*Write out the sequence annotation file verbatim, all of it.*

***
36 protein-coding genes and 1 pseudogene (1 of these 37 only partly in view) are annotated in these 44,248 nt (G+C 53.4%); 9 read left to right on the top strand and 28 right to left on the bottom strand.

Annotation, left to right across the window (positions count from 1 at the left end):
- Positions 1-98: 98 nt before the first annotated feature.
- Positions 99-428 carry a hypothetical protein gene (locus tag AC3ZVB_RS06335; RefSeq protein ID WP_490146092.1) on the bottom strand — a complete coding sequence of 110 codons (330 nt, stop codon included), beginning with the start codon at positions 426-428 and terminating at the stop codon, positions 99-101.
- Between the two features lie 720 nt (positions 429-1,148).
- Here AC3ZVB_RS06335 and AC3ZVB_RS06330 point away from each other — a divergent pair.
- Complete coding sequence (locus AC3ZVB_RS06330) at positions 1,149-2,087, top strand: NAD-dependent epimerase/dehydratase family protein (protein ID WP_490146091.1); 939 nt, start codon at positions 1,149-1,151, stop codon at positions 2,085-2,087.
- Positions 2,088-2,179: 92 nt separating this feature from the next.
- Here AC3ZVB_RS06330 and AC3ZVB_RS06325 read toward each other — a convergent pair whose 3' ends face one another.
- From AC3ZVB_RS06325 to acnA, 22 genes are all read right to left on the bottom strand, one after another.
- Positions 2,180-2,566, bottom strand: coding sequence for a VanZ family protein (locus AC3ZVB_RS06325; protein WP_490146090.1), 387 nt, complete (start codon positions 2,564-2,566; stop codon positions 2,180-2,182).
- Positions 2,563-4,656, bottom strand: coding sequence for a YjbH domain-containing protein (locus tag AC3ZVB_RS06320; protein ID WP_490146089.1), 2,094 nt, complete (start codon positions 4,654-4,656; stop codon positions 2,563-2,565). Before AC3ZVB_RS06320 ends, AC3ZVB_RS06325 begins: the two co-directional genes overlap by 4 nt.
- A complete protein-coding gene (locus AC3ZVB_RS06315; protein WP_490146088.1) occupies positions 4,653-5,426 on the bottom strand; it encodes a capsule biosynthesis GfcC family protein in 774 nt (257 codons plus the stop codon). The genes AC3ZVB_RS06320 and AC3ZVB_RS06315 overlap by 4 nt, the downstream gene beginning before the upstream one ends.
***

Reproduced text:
36 protein-coding genes and 1 pseudogene (1 of these 37 only partly in view) are annotated in these 44,248 nt (G+C 53.4%); 9 read left to right on the top strand and 28 right to left on the bottom strand.

Annotation, left to right across the window (positions count from 1 at the left end):
- Positions 1-98: 98 nt before the first annotated feature.
- Positions 99-428 carry a hypothetical protein gene (locus tag AC3ZVB_RS06335; RefSeq protein ID WP_490146092.1) on the bottom strand — a complete coding sequence of 110 codons (330 nt, stop codon included), beginning with the start codon at positions 426-428 and terminating at the stop codon, positions 99-101.
- Between the two features lie 720 nt (positions 429-1,148).
- Here AC3ZVB_RS06335 and AC3ZVB_RS06330 point away from each other — a divergent pair.
- Complete coding sequence (locus AC3ZVB_RS06330) at positions 1,149-2,087, top strand: NAD-dependent epimerase/dehydratase family protein (protein ID WP_490146091.1); 939 nt, start codon at positions 1,149-1,151, stop codon at positions 2,085-2,087.
- Positions 2,088-2,179: 92 nt separating this feature from the next.
- Here AC3ZVB_RS06330 and AC3ZVB_RS06325 read toward each other — a convergent pair whose 3' ends face one another.
- From AC3ZVB_RS06325 to acnA, 22 genes are all read right to left on the bottom strand, one after another.
- Positions 2,180-2,566, bottom strand: coding sequence for a VanZ family protein (locus AC3ZVB_RS06325; protein WP_490146090.1), 387 nt, complete (start codon positions 2,564-2,566; stop codon positions 2,180-2,182).
- Positions 2,563-4,656, bottom strand: coding sequence for a YjbH domain-containing protein (locus tag AC3ZVB_RS06320; protein ID WP_490146089.1), 2,094 nt, complete (start codon positions 4,654-4,656; stop codon positions 2,563-2,565). Before AC3ZVB_RS06320 ends, AC3ZVB_RS06325 begins: the two co-directional genes overlap by 4 nt.
- A complete protein-coding gene (locus AC3ZVB_RS06315; protein WP_490146088.1) occupies positions 4,653-5,426 on the bottom strand; it encodes a capsule biosynthesis GfcC family protein in 774 nt (257 codons plus the stop codon). The genes AC3ZVB_RS06320 and AC3ZVB_RS06315 overlap by 4 nt, the downstream gene beginning before the upstream one ends.